June 2, 2006
by Canadian Architect
The Canadian Competitions Catalogue (CCC) is an interactive publication, under the direction of Jean-Pierre Chupin, that makes public an essential portion of its documentary database.
Devoted to the archiving, analysis and history of contemporary Canadian architecture, the catalogue is both a documentary database and an original search engine, one of the very few in Canada and in the world. Under permanent construction, with respect to both its contents and its consultation, it currently provides access to more that 4,000 reproductions of documents of architecture, landscape architecture and urbanism. The CCC is one of the few databases and research engines devoted entirely to competitions.
Each of these competitions has generated tens, and at times hundreds of projects. For example, the Mississauga City Hall Competition in 1981 produced nearly 250 projects; the competition held for the design of the Chteauguay Library in 2001 received approximately 60 proposals during its first stage; and finally, the Montreal Symphony Orchestra in 2002 generated over 100 preliminary designs from architects worldwide.
Projects developed during architectural competitions represent a particularly unknown and neglected architectural heritage. They have a value well beyond their entry to the competition; they are examples of “potential architecture,” work that continues to influence the practice and transfer of ideas in ways that are often more influential than built projects themselves. By definition, the competition environment is rich in critical, reflective, innovative and bold proposals.
Thanks to the generosity of many architectural offices who graciously opened their professional archives to academic research, and to significant financial support from several sponsoring organizations, the Laboratoire d’tude de l’architecture potentielle de l’Universit de Montral (LEAP) team has been assembling information and documents pertaining to architectural, urban planning and landscape architectural competitions organized in Canada since 1945. Founded on the possibilities of comparative procedures, this long-term research project, of which the scientific, cultural, pedagogical and technological impacts are extensive, will also permit a better understanding of the phenomenon of competitions as well as the relationship between architectural practice and the various modes of cultural mediation. Competition projects offer a reflection on spatial and societal organization; they should also permit an enlightened and detailed comprehension of our cultural history.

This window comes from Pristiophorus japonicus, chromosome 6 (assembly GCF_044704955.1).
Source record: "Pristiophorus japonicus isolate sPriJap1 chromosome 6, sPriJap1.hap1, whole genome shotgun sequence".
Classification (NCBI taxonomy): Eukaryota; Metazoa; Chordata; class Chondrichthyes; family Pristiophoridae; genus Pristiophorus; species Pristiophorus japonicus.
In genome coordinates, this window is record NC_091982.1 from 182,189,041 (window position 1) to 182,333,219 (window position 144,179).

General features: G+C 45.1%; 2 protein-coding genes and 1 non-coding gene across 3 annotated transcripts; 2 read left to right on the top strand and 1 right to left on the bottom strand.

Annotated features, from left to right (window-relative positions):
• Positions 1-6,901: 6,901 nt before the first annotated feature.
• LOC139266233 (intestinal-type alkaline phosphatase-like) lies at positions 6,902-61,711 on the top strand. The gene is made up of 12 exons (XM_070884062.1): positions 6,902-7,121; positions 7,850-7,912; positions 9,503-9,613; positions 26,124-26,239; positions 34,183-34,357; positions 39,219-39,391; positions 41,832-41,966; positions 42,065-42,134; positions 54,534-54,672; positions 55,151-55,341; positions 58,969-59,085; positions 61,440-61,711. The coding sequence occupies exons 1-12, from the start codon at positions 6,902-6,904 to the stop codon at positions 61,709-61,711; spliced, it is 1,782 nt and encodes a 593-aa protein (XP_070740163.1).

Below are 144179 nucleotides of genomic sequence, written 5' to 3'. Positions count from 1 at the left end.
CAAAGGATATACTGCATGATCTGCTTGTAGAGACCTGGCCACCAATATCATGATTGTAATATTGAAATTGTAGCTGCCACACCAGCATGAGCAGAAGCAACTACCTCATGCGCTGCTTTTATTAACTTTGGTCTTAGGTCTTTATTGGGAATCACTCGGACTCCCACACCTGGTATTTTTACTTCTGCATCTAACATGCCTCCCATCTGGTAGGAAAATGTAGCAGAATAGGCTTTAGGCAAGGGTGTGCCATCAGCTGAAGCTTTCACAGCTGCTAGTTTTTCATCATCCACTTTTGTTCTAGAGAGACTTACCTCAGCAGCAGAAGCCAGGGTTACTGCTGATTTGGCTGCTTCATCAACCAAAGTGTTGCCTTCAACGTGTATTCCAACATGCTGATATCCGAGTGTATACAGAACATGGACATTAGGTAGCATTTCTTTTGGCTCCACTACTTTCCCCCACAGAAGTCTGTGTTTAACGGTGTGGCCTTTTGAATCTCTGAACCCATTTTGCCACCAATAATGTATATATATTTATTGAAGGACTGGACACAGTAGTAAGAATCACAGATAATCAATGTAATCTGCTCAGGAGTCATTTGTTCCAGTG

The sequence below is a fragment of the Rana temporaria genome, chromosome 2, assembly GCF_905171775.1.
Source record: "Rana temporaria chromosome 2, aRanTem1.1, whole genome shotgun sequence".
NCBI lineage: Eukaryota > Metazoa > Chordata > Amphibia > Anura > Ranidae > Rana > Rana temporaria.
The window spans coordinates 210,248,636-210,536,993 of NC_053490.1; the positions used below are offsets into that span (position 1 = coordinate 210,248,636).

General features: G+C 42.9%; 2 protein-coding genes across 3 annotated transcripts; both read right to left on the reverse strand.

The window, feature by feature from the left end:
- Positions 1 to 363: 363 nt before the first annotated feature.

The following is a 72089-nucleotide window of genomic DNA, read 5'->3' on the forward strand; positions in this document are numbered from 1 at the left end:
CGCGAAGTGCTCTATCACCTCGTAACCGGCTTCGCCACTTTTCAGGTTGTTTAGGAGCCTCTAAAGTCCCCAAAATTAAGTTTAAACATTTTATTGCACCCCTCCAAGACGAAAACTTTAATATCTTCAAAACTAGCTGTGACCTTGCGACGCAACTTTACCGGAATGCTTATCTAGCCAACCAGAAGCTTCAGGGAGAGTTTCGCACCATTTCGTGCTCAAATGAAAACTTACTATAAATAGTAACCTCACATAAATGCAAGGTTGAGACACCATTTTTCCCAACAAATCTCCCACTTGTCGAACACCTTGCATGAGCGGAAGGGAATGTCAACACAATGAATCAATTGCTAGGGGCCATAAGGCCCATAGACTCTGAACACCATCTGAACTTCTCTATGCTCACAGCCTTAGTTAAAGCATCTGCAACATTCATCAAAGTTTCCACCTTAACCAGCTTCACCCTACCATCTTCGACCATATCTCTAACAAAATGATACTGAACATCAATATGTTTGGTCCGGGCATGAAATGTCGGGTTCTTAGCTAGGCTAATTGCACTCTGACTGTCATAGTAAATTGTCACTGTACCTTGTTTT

Up to now, more than 30 competitions organized in Quebec have been documented and only a dozen from other provinces. In the near future, the Laboratoire d’tude de l’Architecture Potentielle will build a research network within the 10 canadian schools of architecture in order to ensure as complete a catalogue as possible.
To view the catalogue, please visit www.ccc.umontreal.ca/index.php?lang=en